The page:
Students’ Edgenuity struggles persist through second semester


Itzel Luna

In February, 71 DPMHS students responded to an online survey about their experience with Edgenuity and the Booster module.

Gabrielle Lashley

While many students have been having difficulties dealing with Edgenuity’s deadlines, tediousness and in some of their opinions, poor instruction, students like sophomore Dashiell Caloroso are trying their best to manage.  

“The only thing I’d say I like about (Edgenuity) is that you can get (multiple) tries on the test until you get it right (but) the pacing of it doesn’t even focus on the actual lessons,” Caloroso said. “It just focuses on how quickly you can get this lesson done before time runs out.”

Edgenuity is a virtual learning platform that many schools have been using during distance learning to replace on-campus learning. The platform presents its work through lessons that primarily consist of the instruction videos, the assignment(s) and the quiz. The quiz gives the student two attempts to take it but the teacher has the ability to give their student more attempts if they see fit. Despite Edgenunity’s flexibility, students have mixed feelings about using that platform to learn.

“I don’t like the way (Edgenuity) instructs things,” junior Nadia Montiel said. “For math, the videos they do are confusing and I would just end up being way more confused than before.” 

 Edgenuity was not only used for everyday lessons but also for something the Los Angeles Unified District called the “Edgenuity Booster Module.” In this module, students were given the opportunity to raise their final grades in any class they took in the fall semester. Students who did this module were given a pre-test so they could demonstrate what topics they already knew and were then assigned to work on content they received less than an 80% proficiency in.

“Last semester I got a B, so I was super close to an A and Ms. Hatamleh gave us the opportunity to boost our grade up so I took it,” senior physics student Brenda Zaragoza said. “I liked that it gave us a test first, to figure out what we already (knew) so that we (wouldn’t) have to retake stuff that we already (knew). It was like, specialized for us.”

Students at DPMHS often complain that the instruction given by Edgenuity is sub-par at best, usually when referring to math courses and that the instructional videos are often unclear. Other concerns they have are about how tedious Edgenuity videos are and how unnecessarily complicated the questions are sometimes worded on the assignments and tests. Even so, they do appreciate how the platform gives students the flexibility to go at their own pace and the ability to retake tests.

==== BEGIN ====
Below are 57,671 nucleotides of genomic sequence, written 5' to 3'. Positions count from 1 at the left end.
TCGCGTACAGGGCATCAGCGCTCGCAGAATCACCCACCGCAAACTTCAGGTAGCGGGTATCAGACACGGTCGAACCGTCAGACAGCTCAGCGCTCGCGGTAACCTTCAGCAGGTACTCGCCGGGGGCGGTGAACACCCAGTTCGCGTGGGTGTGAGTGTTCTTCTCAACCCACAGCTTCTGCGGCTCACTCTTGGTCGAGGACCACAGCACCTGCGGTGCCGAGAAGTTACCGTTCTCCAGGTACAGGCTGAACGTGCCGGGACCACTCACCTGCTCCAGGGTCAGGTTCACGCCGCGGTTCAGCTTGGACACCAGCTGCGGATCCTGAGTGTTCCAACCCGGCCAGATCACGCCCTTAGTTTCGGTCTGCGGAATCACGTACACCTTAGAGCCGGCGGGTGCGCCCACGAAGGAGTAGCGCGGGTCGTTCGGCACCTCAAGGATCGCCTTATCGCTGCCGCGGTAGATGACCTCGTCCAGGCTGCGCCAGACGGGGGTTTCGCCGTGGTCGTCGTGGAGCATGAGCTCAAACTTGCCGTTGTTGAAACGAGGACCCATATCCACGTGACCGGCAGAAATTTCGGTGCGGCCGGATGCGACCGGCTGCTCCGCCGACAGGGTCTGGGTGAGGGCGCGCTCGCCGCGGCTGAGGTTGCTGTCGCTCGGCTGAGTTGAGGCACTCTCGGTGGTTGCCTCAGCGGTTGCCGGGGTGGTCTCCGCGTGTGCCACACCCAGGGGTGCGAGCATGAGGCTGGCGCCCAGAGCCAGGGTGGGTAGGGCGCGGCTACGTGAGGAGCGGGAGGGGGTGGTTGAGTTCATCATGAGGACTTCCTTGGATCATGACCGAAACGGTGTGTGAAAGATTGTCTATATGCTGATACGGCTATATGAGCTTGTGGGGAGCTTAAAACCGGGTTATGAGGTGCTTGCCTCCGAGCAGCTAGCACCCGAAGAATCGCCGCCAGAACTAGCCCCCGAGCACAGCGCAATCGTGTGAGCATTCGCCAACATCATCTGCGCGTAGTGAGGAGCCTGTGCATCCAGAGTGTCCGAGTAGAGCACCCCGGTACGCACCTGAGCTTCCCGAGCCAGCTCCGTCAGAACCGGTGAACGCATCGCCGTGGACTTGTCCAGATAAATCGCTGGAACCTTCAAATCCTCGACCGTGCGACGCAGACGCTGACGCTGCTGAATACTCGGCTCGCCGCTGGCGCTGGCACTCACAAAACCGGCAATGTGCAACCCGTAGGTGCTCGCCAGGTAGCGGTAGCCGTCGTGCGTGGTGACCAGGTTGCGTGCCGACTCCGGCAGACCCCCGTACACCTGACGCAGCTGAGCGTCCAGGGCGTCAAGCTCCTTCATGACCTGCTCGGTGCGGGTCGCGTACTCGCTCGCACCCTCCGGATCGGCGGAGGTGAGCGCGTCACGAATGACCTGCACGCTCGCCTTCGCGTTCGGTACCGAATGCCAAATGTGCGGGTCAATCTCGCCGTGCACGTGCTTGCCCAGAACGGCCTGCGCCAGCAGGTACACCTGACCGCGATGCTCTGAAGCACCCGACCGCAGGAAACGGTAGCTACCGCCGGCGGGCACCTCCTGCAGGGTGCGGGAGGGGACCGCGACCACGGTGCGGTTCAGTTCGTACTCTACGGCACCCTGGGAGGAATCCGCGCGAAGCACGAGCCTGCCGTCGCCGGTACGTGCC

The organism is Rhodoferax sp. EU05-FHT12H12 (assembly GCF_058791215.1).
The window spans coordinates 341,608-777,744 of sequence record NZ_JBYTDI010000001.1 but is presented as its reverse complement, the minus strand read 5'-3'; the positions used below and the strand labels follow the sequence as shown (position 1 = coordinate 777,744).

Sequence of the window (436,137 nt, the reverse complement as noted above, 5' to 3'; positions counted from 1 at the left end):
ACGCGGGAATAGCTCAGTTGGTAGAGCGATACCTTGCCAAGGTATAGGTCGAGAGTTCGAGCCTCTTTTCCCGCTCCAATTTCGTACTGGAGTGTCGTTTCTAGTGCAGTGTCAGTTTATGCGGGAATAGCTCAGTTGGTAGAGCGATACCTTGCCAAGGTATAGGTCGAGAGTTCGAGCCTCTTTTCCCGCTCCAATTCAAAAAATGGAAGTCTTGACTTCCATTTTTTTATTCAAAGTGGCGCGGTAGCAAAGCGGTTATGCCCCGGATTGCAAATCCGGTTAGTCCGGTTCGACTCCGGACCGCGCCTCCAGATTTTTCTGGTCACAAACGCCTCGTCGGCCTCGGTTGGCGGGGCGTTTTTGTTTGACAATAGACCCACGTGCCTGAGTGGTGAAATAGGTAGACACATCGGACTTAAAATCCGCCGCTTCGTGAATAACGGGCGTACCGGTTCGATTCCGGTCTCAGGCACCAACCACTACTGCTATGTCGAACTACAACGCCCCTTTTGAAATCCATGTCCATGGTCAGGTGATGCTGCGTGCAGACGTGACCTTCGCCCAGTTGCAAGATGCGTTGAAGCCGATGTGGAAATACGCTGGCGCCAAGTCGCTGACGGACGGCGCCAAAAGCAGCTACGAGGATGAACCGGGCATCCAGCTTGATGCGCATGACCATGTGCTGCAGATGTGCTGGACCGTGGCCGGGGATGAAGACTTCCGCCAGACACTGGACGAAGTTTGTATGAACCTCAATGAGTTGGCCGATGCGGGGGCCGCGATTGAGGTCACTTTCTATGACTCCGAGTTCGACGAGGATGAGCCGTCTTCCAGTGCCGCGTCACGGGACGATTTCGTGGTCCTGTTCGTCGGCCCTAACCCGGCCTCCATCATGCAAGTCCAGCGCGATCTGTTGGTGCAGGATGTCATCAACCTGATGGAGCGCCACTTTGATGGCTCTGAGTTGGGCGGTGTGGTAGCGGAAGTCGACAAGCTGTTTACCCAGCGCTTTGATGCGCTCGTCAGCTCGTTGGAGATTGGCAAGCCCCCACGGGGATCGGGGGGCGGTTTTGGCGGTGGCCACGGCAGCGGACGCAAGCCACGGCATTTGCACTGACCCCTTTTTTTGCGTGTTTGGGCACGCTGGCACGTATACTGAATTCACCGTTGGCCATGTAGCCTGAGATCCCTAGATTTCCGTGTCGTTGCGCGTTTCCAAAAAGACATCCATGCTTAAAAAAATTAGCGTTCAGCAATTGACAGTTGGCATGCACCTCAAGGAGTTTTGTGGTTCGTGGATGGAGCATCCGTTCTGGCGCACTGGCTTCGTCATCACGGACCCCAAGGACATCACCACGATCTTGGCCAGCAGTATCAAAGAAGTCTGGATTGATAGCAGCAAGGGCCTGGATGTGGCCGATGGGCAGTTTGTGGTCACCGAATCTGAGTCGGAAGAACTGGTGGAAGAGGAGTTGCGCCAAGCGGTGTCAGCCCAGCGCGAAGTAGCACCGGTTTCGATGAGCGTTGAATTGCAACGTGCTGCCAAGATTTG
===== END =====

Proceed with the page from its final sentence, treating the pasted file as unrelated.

“I don’t really dislike anything,” sophomore Kennedy Fayton Guzman said. “Some of the assignments do take a long time to do but there’s really nothing. I like that it’s kind of self-paced. Obviously, there’s recommended due dates for stuff but I do like how it plans everything out for you.”

Teachers on the other hand have their own likes and dislikes about using Edgenuity. They have concerns that the platform doesn’t give their students the proper interactions they deserve between their peers and teachers. While that is a worry of theirs, they appreciate how flexible they can be with what they assign students and how much the assignments and quizzes contribute to their Edgenuity grade.

“It’s not personal. There is no interaction between the students and each other and the students and the teacher,” social sciences teacher Brenda Helfing said. “It can be useful for when kids need to catch up with a class, like the kids who got to do the Edgenuity booster over winter break but I think it can become monotonous and boring.”

Teachers’ concerns have resulted in a few of them only partially using Edgenuity in some of their classes. Spanish teacher Glenda Hurtado was concerned that using Edgenuity in its full would be too much work for her students, so she instead gives lessons in class while assigning supplemental work on Edgenuity. Teachers who exclusively use Edgenuity usually use class time to assign Edgenuity assignments and grade them solely through that platform. 

“The reason why I feel like Edgenuity will be beneficial is because when learning a language you need a lot of repetition that I can’t provide when we only meet twice a week,” Hurtado said. “We’ll be working on whatever I’ll be teaching in those two days and they’ll apply that to what I assign on Edgenuity.”

Students have been trying their best to keep up with Edgenuity assignments despite a lack of motivation and constant confusion. They’ve been asking their peers for help, keeping a consistent work schedule and taking breaks to keep from getting too stressed out. 

“I’ve basically been taking breaks while doing Edgenuity and doing something else,” sophomore Kennedy Guzman said. “Whether it’s just working on another assignment, snacking or taking a walk. I just need to do something else so I don’t burn out because of the stress of Edgenuity.”